The Basics of Private Stock Offerings
Most people are aware of public stocks traded openly on the New York Stock Exchange (NYSE), the Pacific Stock Exchange, NASDAQ, and over the counter (OTC). Few people, however, are aware of the power of private stock offerings in raising capital for business ventures. Contrary to popular belief, it has become relatively easy to produce these private offerings and raise the money needed.
A private placement is EXEMPT from federal registration, simplifying the process considerably. In 1982, the SEC adopted Regulation D, which set forth objectives and quantifiable rules for exemptions from federal registration. Offerings exempt under these rules 504, 505 and 506 have become the most common cost and time saving methods for small and growing businesses to raise capital from private investors.
How Private Stock Offerings Work
Through private offerings, entrepreneurs can often raise significant amounts of capital by selling only 10-35% of stock in their venture to wealthy private investors and institutions. They retain complete control of the company and control the use of the funds raised.
These investors understand the high-risk/high-reward nature of putting money into cutting-edge young companies. They look for promising opportunities where they can purchase stock for a low price now ($5-10 per share is considered optimal at opening) and sell for a high price (like $50, $75 or even $100 a share) in two or three years when the company goes public or is bought out.
The "sales brochure" for prospective entrepreneur clients would offer the following process:
Private stock offerings can be completed quickly. If you have a current business plan and financial projections, the offering documents can be prepared in as little as 30 days. Once reviewed by your legal advisors, the offering can be delivered to potential investors and their response received quite quickly.
Types of Private Offerings
There are two popular and distinct types of private (nonpublic) stock offerings:
Each type of private offering has a different set of paperwork which must be prepared and unique forms which must be filed with the appropriate state and federal offices. Here is a quick overview of their features, advantages and disadvantages.
The requirements under each of the following rules include the amount of money that can be raised, total number of investors who may purchase stock, and the financial sophistication of the investors. Investors are said to be "sophisticated" (also called "accredited" or "qualified") if they have a certain net worth, income and/or experience in the purchase of stocks.)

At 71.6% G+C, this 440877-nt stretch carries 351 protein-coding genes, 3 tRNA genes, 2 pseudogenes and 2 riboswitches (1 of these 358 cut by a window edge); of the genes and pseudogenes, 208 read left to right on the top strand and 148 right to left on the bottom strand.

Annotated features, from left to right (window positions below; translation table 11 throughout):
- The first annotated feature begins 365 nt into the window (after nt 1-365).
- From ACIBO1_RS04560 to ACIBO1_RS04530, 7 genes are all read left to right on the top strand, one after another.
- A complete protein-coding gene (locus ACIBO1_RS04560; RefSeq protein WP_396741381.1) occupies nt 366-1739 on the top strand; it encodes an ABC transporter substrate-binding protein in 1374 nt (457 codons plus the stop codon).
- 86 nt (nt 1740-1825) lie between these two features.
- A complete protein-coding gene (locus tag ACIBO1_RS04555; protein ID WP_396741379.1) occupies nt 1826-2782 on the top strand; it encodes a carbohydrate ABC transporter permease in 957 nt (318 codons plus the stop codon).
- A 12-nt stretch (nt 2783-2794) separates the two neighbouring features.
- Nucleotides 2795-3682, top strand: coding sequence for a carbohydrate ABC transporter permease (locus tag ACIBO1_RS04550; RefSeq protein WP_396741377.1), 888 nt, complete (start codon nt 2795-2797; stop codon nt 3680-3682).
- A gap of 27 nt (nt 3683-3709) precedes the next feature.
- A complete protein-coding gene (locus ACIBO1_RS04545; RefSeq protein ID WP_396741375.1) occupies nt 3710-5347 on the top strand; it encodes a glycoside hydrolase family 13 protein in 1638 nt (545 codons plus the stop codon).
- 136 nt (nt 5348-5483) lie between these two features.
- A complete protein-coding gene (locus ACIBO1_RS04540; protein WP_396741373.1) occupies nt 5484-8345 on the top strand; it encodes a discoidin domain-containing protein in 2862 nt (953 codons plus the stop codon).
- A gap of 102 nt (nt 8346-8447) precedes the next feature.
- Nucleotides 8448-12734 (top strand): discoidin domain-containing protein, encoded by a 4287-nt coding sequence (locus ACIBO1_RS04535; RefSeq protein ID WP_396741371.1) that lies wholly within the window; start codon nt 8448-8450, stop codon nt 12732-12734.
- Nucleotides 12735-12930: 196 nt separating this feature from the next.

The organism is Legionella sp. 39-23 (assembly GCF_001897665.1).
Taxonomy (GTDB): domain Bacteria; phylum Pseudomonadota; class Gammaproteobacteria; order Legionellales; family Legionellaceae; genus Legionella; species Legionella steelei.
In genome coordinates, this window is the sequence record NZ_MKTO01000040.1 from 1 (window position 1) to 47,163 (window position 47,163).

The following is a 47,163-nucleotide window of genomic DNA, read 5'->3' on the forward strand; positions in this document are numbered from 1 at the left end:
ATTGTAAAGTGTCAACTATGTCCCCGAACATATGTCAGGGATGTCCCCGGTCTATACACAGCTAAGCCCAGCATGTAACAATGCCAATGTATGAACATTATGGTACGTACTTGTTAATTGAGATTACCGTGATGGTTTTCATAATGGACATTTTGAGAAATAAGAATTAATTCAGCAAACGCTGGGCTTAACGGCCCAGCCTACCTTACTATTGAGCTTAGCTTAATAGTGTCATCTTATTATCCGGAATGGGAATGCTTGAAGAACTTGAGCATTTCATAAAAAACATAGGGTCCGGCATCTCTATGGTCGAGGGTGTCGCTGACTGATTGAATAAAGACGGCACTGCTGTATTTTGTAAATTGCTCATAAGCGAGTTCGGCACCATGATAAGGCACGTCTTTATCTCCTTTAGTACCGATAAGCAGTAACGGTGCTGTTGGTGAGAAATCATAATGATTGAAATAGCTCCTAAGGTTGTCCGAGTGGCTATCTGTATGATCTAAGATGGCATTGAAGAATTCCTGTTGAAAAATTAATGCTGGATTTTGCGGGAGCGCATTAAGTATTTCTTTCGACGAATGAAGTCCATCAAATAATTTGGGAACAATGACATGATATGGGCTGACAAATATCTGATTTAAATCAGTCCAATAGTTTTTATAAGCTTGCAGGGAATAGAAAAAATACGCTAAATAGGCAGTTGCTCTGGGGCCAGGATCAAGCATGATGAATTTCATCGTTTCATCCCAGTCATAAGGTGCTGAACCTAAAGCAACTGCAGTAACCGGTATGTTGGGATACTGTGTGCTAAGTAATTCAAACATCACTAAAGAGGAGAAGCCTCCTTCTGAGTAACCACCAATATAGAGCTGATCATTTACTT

Rule 504 - Raise up to $1 million in a 12 month period.
This exemption limits the number of non-accredited investors to 35 but has no investor sophistication standards. Rule 505 requires disclosure similar to that required for Rule 506 offerings, under $7.5 million.
Rule 506 - No dollar limit.
This exemption does not limit the number of accredited investors, but the number of non-accredited investors may not exceed 35. All non-accredited purchasers, either alone or together with a designated representative, must be sophisticated enough (i.e., have the knowledge and experience necessary) to evaluate the merits and risks of the investment. (An offering company typically determines the sophistication of its investors with a questionnaire subscription agreement.) Rule 506 requires detailed disclosure of relevant information to potential investors; the extent of disclosure depends on the dollar size of the offering.
Reg. D Offering Advantages
Reg. D Disadvantages
SCOR offerings are registered on a state-by-state basis with each state reviewing your offering to make certain that it meets their specific requirements. These offerings are now legal and available in over 40 states, and the rest are likely to be on board soon. Offerings are limited to $1 Million in a 12 month period
SCOR permits the sale of securities to an unlimited number of investors, accredited or non-accredited. For this reason SCOR is known as a REGISTRATION BY EXEMPTION because it is basically a hybrid between a public offering and a private placement. This type of offering is often referred to as a DPO, or Direct Public Offering because the stock can be sold to the public without the use of an underwriter, agent or brokerage.
While companies filing a SCOR are subject to some requirements and an application process, SCOR securities can be resold into established secondary markets. The Pacific Stock Exchange has created special rules and a review process for SCOR securities that will hopefully improve the secondary market for these offerings. In addition, various bulletin boards have been established on the Internet for SCOR securities, adding to the potential liquidity of these investments. As the Internet grows, so should the secondary market for securities in smaller companies.
Under a SCOR offering, a company can advertise for investors, and sell securities to anybody who expresses an interest. Obviously, this gives businesses a much-needed tool for raising capital. Small companies have successfully used SCOR to sell stock without a securities underwriting firm. This works particularly well with an established customer base or other supportive source of investors including employees.